Hamilton among 21 ladies honored

Women of Impact honors those dedicated to their communities,
raising awareness of women’s No. 1 health risk, heart disease

Anita Hamilton

by Danny Wade

February is American Heart month and the American Heart Association is honoring 21 West Tennessee women with a new initiative, Women of Impact.
According to a press release, Leaders Credit Union and the West Tennessee American Heart Association are honoring local women who are dedicated to raising awareness and making a lasting impact on the health and well-being of the community.

Among those being honored is Humboldt’s own, Anita Hamilton. Others on the list are Mona Campbell, Tawanika, Allison Shipp, Brenda, Whalley, Caitlin Roach, Chelsea Croom, Dr. Sandra Dee, Elaine Christian, Heather Witherspoon, Jenn Free, Jennifer Alexander, Jennifer Graves, Judy Long, Kelsea Merriweather, Kristi Turnbow, Lori Weir, Sharon Nelson, Tara Joyner, Tracey Pelham and Leigh O’Neil.

For nearly 100 years, American Heart Association has been fighting heart disease and strokes.

“When I turned 57, I got high blood pressure. My blood pressure had always been perfect,” said Hamilton. “Of course my daughter got married that year, but it did not go away. It just happened to be a coincidence or not because I believe things happen for a reason when you meet someone. I got a call from Christy Futrell and Stan Harris to come and talk to me about the American Heart Association. I have fortunately been involved in many good non-profit organizations that do so much good. This became personal to me because my numbers were changing on the blood pressure. I asked a lot of questions and learned a lot about what the American Heart Association does on research. Heart disease is the number one killer for women. Christy asked me, ‘Do you know your numbers?’ This immediately got my attention because I am a CPA.”

Being recognized by AHA as a Woman of Impact, Hamilton felt compelled to do something and make a difference. This hit home for her, having high blood pressure and its connection to heart disease. Hamilton knew she had to be involved and is proud to be recognized for this honor.

“Women of Impact nominees are changemakers,” said Karen Freeman, chief operating officer of Leaders Credit Union in the press release. “Every year, a select group of individuals are nominated to be a part of this initiative because of their passion and drive to make a difference here in the West Tennessee. Starting on National Wear Red Day until the West TN Go Red for Women event on March 19, we are honored to work with the AHA to celebrate these women and their accomplishments.”

“I was selected one of the 21 Women of Impact to raise money,” Hamilton noted. “I was honored to help.”

Hamilton said anyone can help save a life, even their own life, by educating yourself and using information on Heart.org. Anyone who would like to donate to help, visit www.westtngored.heart.org and click on ‘Women of Impact Nominees’, then click on Anita Hamilton’s name. It’s that simple.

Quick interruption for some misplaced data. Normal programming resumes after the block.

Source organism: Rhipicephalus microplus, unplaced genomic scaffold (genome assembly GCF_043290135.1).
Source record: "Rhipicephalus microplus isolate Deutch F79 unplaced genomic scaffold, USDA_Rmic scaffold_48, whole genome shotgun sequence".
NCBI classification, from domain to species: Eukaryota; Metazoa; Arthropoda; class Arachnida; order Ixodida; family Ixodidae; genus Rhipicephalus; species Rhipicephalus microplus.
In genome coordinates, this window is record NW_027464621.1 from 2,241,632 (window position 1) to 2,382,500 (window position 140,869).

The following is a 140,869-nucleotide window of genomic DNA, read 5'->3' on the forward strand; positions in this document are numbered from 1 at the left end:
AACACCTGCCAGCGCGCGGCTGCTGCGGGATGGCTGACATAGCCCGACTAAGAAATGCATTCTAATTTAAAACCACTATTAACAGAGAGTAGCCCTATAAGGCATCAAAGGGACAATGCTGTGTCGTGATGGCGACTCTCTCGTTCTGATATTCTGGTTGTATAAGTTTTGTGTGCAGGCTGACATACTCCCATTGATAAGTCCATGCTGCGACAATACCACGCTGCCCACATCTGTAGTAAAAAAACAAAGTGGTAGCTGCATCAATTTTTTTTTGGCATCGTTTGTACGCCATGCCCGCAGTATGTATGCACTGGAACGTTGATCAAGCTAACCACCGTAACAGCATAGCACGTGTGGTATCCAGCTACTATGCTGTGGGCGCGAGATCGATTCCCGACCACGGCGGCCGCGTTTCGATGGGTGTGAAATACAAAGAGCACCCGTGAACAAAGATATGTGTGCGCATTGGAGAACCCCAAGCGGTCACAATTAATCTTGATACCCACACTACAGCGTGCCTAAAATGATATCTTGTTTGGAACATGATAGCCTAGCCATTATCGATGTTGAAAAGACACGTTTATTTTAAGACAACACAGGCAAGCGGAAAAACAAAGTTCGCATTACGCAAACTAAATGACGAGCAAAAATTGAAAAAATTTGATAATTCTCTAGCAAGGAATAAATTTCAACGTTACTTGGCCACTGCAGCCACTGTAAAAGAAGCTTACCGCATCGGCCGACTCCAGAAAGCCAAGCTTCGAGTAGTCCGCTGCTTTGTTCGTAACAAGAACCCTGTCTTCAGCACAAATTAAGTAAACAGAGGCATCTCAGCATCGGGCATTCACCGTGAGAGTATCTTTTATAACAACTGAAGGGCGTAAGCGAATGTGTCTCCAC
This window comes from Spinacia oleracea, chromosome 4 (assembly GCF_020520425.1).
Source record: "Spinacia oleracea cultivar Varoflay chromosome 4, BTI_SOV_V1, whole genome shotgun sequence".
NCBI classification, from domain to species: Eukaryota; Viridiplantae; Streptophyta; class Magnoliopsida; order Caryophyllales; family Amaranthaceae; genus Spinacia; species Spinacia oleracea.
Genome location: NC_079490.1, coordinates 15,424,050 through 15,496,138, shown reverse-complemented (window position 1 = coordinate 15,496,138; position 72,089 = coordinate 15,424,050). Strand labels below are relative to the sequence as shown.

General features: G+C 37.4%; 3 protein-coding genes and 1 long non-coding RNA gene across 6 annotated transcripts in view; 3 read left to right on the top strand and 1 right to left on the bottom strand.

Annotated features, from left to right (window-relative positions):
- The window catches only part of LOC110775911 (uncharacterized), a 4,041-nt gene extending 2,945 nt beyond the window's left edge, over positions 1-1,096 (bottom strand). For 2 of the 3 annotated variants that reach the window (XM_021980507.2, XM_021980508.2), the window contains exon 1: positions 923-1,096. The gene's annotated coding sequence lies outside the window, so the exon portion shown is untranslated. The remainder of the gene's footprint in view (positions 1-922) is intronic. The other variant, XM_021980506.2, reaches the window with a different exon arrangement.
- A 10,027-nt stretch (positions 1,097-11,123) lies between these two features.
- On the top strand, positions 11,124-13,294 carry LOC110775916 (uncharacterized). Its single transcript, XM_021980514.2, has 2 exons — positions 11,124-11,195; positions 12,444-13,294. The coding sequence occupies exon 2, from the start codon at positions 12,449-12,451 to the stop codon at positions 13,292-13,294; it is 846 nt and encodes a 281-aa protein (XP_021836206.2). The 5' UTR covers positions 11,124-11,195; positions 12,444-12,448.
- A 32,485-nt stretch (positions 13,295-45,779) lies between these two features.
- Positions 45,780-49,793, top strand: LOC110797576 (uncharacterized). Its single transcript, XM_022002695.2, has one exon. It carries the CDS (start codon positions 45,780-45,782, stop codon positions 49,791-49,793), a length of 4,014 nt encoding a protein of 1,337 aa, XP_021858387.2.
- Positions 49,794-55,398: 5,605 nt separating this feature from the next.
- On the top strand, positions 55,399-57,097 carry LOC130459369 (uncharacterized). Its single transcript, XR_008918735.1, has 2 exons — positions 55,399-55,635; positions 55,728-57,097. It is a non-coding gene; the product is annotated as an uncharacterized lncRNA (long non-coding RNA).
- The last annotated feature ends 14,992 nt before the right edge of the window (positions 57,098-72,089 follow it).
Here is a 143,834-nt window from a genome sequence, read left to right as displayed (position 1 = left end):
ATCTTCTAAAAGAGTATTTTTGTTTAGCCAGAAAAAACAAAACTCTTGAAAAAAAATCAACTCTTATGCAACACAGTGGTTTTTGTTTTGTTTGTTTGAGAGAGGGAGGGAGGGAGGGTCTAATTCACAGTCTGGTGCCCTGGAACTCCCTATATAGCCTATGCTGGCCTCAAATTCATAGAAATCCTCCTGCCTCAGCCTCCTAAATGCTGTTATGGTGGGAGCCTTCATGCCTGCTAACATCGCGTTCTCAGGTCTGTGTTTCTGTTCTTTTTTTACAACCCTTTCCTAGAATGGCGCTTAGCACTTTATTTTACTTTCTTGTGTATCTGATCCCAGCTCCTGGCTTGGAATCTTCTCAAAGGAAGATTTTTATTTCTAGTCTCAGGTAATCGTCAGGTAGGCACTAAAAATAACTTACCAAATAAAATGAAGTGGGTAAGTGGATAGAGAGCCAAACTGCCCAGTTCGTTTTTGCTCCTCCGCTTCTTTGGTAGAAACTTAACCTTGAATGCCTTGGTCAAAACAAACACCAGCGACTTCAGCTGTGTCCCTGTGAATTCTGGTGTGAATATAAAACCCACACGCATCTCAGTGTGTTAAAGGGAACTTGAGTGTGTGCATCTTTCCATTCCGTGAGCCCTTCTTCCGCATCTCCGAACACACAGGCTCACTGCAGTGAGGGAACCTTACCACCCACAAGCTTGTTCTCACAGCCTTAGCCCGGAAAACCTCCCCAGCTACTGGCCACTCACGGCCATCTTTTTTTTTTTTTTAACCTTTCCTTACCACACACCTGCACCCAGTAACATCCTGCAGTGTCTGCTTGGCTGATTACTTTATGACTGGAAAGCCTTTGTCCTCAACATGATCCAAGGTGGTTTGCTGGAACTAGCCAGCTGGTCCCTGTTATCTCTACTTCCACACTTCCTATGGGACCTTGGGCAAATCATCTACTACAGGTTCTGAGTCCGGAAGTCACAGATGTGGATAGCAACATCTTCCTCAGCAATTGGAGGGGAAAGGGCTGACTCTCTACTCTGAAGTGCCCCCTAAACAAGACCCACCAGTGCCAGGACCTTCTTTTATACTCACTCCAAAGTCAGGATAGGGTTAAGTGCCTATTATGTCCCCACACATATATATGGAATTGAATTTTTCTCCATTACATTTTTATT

“2020 was a year like no other, but we’re still standing,” said Christy Futrell, regional director of the West Tennessee American Heart Association. “When women come together, there is nothing we can’t achieve.”

To learn more about the Women of Impact initiative and get involved in the West Tennessee Go Red for Women movement contact Christy.Futrell@Heart.org.

The American Heart Association recently noted an alarming decline in awareness that cardiovascular disease is the No. 1 killer of women and too many women, particularly our youngest most diverse women, remain unaware. Research shows heart attacks are on the rise in younger women and new data from a study published in “Circulation” suggests younger generations of women, Gen Z and Millennials, are less likely to be aware of their greatest health threat, including knowing the warning signs of heart attacks and strokes. That’s why it’s important for all women to take charge of their heart health and encourage others to do the same.

“I realized what the American Heart Association did on research, COVID-19 and training on CPR,” said Hamilton. “This was impacting women around the world. Knowing your numbers total cholesterol, blood pressure, blood sugar and body mass can save your life and having these conversations with your doctor.”

“I hope this can make an impact in your life,” Hamilton added. “I have had several people die of heart disease or heart attacks in my own family. We can make a difference.”

For decades, every February communities across America join together to bring awareness to the nation’s number one killer, heart disease. Despite the devastating toll of COVID-19, heart disease remains the No. 1 cause of death in the U.S. and worldwide. Heart disease claims more women’s lives than all forms of cancer combined. One in three women is dying from heart disease today, and the truth is, one is too many.

Hamilton has been involved with other organizations. She has served on the Exchange Club Carl Perkins Center for the Prevention of Child Abuse Board of Directors for over 31 years. She serves as finance director for the center. Hamilton is president of the Jackson Symphony League board and also a member of the University School of Jackson’s school board.
Hamilton is a 1981 graduate of Humboldt High School. She earned her accounting degree from Union University in 1985 and later got her CPA certification. Hamilton works for Horne LLP, a CPA firm in Jackson, Tenn.

She and her husband, Steve, have been married for 35 years. They have two children, Katie Hamilton Jones who lives in Franklin, Tenn. and Jacob Hamilton, who now lives in Memphis.

“I am also very proud of my hometown of Humboldt and the community we have,” said Hamilton. “Let’s make a difference as we always do.”

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